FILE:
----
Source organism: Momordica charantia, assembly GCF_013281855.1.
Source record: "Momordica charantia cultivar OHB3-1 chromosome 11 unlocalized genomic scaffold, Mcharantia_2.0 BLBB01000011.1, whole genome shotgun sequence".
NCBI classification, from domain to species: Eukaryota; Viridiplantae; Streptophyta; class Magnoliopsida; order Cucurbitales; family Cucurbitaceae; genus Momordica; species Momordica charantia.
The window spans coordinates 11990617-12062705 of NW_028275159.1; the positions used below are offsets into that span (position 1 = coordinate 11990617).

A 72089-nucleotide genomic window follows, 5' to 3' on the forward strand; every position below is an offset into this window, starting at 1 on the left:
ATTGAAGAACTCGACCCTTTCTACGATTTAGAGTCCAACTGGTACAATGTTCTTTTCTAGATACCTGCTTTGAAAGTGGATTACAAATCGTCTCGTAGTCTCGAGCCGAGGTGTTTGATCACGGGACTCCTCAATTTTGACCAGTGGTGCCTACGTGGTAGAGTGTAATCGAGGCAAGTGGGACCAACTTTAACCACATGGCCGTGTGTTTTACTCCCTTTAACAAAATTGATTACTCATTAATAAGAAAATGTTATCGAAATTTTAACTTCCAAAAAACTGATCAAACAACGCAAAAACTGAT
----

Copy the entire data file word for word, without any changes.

Source organism: Momordica charantia, assembly GCF_013281855.1.
Source record: "Momordica charantia cultivar OHB3-1 chromosome 11 unlocalized genomic scaffold, Mcharantia_2.0 BLBB01000011.1, whole genome shotgun sequence".
NCBI classification, from domain to species: Eukaryota; Viridiplantae; Streptophyta; class Magnoliopsida; order Cucurbitales; family Cucurbitaceae; genus Momordica; species Momordica charantia.
The window spans coordinates 11990617-12062705 of NW_028275159.1; the positions used below are offsets into that span (position 1 = coordinate 11990617).

A 72089-nucleotide genomic window follows, 5' to 3' on the forward strand; every position below is an offset into this window, starting at 1 on the left:
ATTGAAGAACTCGACCCTTTCTACGATTTAGAGTCCAACTGGTACAATGTTCTTTTCTAGATACCTGCTTTGAAAGTGGATTACAAATCGTCTCGTAGTCTCGAGCCGAGGTGTTTGATCACGGGACTCCTCAATTTTGACCAGTGGTGCCTACGTGGTAGAGTGTAATCGAGGCAAGTGGGACCAACTTTAACCACATGGCCGTGTGTTTTACTCCCTTTAACAAAATTGATTACTCATTAATAAGAAAATGTTATCGAAATTTTAACTTCCAAAAAACTGATCAAACAACGCAAAAACTGAT